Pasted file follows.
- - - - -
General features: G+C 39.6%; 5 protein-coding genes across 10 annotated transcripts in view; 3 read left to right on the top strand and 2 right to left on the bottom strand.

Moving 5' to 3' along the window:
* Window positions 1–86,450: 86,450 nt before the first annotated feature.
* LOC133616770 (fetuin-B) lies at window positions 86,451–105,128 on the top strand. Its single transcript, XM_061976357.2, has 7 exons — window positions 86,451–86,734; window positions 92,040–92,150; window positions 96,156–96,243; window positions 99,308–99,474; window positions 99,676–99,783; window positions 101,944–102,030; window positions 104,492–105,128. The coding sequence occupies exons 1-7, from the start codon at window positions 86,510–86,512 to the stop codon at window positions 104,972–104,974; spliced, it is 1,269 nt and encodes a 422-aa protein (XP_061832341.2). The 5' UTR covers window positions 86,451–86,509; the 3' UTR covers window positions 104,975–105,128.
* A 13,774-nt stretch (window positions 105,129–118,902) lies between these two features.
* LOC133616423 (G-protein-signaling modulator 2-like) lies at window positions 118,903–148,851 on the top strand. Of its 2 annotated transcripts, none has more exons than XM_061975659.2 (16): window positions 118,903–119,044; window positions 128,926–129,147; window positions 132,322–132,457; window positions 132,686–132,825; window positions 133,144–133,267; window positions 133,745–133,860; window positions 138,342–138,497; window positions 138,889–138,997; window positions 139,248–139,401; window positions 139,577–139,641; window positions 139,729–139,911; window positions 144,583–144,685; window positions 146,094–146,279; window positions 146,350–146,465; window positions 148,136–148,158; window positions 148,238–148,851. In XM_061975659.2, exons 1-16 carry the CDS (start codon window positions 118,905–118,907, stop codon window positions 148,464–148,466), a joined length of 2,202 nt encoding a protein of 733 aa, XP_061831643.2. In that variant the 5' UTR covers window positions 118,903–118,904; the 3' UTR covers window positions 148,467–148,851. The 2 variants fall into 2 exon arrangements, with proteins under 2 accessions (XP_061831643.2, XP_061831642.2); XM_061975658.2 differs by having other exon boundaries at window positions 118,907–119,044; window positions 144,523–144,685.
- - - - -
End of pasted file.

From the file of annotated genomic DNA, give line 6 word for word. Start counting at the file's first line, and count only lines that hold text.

* LOC133616423 (G-protein-signaling modulator 2-like) lies at window positions 118,903–148,851 on the top strand. Of its 2 annotated transcripts, none has more exons than XM_061975659.2 (16): window positions 118,903–119,044; window positions 128,926–129,147; window positions 132,322–132,457; window positions 132,686–132,825; window positions 133,144–133,267; window positions 133,745–133,860; window positions 138,342–138,497; window positions 138,889–138,997; window positions 139,248–139,401; window positions 139,577–139,641; window positions 139,729–139,911; window positions 144,583–144,685; window positions 146,094–146,279; window positions 146,350–146,465; window positions 148,136–148,158; window positions 148,238–148,851. In XM_061975659.2, exons 1-16 carry the CDS (start codon window positions 118,905–118,907, stop codon window positions 148,464–148,466), a joined length of 2,202 nt encoding a protein of 733 aa, XP_061831643.2. In that variant the 5' UTR covers window positions 118,903–118,904; the 3' UTR covers window positions 148,467–148,851. The 2 variants fall into 2 exon arrangements, with proteins under 2 accessions (XP_061831643.2, XP_061831642.2); XM_061975658.2 differs by having other exon boundaries at window positions 118,907–119,044; window positions 144,523–144,685.